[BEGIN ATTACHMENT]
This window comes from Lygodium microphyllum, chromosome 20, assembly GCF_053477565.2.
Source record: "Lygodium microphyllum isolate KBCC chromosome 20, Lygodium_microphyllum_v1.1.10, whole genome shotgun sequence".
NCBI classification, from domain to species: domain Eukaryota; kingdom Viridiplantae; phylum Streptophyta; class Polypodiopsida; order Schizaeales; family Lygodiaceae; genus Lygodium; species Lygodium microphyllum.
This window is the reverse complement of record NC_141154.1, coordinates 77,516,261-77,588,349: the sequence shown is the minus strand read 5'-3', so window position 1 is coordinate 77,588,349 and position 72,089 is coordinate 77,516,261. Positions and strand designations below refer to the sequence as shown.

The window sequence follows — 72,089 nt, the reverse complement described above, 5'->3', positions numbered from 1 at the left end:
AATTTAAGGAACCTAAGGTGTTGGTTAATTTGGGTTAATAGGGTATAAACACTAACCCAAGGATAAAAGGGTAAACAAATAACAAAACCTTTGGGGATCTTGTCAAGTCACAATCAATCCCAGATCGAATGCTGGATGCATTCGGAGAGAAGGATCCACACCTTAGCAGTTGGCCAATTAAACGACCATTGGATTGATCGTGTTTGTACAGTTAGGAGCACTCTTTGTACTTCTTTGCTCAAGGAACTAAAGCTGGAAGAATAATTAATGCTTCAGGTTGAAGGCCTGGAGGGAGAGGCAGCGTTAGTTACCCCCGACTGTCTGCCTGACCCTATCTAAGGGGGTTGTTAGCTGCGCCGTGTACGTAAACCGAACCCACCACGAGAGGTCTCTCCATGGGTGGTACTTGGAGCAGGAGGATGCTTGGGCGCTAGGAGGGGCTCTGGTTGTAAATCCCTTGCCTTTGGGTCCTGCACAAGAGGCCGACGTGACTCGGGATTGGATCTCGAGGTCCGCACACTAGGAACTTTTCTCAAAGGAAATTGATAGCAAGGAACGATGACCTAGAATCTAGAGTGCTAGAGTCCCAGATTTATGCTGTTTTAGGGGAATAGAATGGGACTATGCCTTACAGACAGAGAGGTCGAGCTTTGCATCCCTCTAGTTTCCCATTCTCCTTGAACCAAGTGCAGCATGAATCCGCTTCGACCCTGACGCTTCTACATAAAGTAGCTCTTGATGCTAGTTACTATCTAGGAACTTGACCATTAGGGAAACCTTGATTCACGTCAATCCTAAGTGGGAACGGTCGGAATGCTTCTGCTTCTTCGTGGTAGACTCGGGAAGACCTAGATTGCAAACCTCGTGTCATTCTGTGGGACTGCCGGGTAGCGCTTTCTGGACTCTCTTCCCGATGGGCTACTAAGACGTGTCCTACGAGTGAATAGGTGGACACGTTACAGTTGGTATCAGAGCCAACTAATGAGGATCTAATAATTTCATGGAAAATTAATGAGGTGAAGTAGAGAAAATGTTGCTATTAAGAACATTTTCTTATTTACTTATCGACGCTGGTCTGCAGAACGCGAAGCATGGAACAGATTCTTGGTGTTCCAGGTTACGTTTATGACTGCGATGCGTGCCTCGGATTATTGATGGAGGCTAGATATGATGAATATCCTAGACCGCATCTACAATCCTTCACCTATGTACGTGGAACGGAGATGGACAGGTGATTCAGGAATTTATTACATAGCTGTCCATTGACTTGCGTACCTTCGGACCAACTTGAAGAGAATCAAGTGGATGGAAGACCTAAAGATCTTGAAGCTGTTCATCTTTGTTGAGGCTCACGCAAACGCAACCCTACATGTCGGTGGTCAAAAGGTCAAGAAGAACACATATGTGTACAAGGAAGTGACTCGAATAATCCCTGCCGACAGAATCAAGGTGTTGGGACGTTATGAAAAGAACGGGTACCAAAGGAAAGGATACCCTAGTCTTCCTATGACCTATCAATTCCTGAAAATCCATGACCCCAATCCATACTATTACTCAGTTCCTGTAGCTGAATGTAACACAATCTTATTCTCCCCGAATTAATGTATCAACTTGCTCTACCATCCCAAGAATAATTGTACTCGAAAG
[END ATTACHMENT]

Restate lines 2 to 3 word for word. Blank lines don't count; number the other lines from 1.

Source record: "Lygodium microphyllum isolate KBCC chromosome 20, Lygodium_microphyllum_v1.1.10, whole genome shotgun sequence".
NCBI classification, from domain to species: domain Eukaryota; kingdom Viridiplantae; phylum Streptophyta; class Polypodiopsida; order Schizaeales; family Lygodiaceae; genus Lygodium; species Lygodium microphyllum.